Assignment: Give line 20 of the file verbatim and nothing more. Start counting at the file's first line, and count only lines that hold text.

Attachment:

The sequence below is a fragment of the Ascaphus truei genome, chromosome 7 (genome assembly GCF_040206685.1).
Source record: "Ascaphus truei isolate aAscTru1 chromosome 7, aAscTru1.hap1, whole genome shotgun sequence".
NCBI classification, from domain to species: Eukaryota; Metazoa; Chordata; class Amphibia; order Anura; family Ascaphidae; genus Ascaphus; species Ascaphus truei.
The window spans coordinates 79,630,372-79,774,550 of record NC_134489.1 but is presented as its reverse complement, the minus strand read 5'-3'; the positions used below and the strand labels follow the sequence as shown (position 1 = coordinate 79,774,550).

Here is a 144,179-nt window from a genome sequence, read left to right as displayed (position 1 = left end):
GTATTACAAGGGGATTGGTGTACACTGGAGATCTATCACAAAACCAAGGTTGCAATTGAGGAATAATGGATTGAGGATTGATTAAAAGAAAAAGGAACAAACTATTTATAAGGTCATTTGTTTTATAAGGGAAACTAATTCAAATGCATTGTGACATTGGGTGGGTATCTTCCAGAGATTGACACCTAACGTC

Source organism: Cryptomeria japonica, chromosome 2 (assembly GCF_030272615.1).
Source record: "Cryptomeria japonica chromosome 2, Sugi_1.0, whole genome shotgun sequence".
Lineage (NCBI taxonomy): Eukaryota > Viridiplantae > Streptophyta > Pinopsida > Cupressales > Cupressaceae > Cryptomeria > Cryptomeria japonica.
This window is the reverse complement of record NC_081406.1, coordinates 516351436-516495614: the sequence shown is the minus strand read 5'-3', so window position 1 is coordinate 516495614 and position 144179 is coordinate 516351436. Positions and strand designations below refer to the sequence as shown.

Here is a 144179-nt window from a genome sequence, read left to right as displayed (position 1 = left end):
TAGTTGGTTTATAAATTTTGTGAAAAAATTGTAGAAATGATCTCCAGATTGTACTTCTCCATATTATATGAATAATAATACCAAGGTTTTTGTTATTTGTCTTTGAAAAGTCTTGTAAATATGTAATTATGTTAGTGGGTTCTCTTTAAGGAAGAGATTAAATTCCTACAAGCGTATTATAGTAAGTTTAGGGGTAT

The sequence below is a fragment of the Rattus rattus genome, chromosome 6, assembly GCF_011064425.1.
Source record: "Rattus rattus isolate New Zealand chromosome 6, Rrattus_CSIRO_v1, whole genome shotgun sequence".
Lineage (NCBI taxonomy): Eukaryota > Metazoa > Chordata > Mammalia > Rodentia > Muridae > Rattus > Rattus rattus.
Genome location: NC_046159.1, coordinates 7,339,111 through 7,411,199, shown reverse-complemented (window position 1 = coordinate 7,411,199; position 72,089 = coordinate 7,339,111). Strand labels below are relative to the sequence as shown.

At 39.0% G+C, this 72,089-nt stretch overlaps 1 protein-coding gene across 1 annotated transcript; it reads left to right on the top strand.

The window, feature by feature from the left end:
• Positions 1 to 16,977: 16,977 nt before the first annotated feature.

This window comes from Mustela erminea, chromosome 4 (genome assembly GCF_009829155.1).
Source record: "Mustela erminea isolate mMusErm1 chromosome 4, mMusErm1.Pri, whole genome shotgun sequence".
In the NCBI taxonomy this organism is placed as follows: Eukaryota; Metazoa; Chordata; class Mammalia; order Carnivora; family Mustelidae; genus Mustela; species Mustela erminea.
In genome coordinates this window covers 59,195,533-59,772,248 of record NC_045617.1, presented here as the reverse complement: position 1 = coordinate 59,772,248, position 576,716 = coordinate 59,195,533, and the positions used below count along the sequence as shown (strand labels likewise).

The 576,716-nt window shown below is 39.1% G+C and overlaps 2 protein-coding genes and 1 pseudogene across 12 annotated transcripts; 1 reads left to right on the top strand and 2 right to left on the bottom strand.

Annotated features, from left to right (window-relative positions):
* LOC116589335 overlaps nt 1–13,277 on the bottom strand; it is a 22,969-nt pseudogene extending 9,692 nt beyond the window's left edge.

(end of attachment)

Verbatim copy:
This window comes from Mustela erminea, chromosome 4 (genome assembly GCF_009829155.1).